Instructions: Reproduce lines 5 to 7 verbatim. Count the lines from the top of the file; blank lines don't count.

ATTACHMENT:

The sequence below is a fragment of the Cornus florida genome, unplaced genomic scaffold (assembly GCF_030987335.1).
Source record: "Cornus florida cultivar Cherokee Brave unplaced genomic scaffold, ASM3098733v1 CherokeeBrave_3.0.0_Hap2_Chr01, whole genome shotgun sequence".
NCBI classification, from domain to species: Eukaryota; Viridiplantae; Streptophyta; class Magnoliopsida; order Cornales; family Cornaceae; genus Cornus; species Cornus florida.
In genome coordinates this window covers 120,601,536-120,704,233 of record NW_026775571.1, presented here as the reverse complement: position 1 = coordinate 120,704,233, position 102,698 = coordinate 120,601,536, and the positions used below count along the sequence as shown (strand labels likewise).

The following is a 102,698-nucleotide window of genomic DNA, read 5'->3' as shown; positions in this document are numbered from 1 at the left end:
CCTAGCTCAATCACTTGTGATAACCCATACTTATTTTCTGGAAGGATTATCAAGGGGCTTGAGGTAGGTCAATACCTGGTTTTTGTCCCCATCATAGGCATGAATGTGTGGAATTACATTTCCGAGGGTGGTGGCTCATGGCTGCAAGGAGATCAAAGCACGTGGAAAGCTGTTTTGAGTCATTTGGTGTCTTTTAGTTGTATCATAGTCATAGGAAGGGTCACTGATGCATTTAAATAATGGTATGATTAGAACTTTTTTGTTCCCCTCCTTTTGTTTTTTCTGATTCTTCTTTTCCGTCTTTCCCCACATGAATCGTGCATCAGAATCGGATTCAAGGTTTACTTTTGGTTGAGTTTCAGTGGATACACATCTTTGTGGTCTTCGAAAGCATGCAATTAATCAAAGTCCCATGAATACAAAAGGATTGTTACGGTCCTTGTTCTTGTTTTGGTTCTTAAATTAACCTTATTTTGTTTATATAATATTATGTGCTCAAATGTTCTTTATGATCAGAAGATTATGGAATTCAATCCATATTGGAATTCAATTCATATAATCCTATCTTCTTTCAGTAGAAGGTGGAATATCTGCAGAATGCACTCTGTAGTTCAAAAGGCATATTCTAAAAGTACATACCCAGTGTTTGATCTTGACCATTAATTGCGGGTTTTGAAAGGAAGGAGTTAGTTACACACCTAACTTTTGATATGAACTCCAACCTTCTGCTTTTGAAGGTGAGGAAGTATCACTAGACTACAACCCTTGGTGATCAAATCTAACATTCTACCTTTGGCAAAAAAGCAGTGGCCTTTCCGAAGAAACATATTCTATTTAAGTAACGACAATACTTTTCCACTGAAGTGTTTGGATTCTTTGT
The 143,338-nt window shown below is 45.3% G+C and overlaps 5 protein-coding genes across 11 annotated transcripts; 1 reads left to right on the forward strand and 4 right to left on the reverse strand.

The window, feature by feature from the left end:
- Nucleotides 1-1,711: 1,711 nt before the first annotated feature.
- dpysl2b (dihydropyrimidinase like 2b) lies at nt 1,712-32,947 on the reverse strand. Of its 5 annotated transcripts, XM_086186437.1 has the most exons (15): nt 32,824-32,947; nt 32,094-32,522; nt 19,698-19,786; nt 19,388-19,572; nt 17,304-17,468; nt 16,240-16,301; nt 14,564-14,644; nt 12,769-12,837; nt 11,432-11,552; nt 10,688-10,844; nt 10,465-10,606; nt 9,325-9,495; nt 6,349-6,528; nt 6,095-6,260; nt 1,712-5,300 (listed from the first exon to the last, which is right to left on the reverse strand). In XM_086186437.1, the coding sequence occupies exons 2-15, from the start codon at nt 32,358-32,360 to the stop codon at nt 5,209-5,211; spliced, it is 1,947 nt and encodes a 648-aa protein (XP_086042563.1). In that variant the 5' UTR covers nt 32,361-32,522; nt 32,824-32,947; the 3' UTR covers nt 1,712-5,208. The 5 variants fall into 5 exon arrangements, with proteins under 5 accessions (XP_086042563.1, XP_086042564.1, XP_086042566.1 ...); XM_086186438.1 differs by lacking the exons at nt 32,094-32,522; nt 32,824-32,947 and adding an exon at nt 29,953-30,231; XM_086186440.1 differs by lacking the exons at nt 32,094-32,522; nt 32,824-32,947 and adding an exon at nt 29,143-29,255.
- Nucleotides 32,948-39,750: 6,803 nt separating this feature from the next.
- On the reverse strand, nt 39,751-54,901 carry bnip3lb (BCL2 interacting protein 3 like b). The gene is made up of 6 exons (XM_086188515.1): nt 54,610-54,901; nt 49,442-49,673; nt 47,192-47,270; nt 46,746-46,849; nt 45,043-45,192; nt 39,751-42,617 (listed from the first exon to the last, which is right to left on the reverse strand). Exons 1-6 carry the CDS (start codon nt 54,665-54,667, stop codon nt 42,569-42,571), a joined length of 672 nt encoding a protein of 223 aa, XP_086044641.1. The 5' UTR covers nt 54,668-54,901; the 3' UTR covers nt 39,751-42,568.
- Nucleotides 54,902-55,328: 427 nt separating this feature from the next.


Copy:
The following is a 102,698-nucleotide window of genomic DNA, read 5'->3' as shown; positions in this document are numbered from 1 at the left end:
CCTAGCTCAATCACTTGTGATAACCCATACTTATTTTCTGGAAGGATTATCAAGGGGCTTGAGGTAGGTCAATACCTGGTTTTTGTCCCCATCATAGGCATGAATGTGTGGAATTACATTTCCGAGGGTGGTGGCTCATGGCTGCAAGGAGATCAAAGCACGTGGAAAGCTGTTTTGAGTCATTTGGTGTCTTTTAGTTGTATCATAGTCATAGGAAGGGTCACTGATGCATTTAAATAATGGTATGATTAGAACTTTTTTGTTCCCCTCCTTTTGTTTTTTCTGATTCTTCTTTTCCGTCTTTCCCCACATGAATCGTGCATCAGAATCGGATTCAAGGTTTACTTTTGGTTGAGTTTCAGTGGATACACATCTTTGTGGTCTTCGAAAGCATGCAATTAATCAAAGTCCCATGAATACAAAAGGATTGTTACGGTCCTTGTTCTTGTTTTGGTTCTTAAATTAACCTTATTTTGTTTATATAATATTATGTGCTCAAATGTTCTTTATGATCAGAAGATTATGGAATTCAATCCATATTGGAATTCAATTCATATAATCCTATCTTCTTTCAGTAGAAGGTGGAATATCTGCAGAATGCACTCTGTAGTTCAAAAGGCATATTCTAAAAGTACATACCCAGTGTTTGATCTTGACCATTAATTGCGGGTTTTGAAAGGAAGGAGTTAGTTACACACCTAACTTTTGATATGAACTCCAACCTTCTGCTTTTGAAGGTGAGGAAGTATCACTAGACTACAACCCTTGGTGATCAAATCTAACATTCTACCTTTGGCAAAAAAGCAGTGGCCTTTCCGAAGAAACATATTCTATTTAAGTAACGACAATACTTTTCCACTGAAGTGTTTGGATTCTTTGT
The 143,338-nt window shown below is 45.3% G+C and overlaps 5 protein-coding genes across 11 annotated transcripts; 1 reads left to right on the forward strand and 4 right to left on the reverse strand.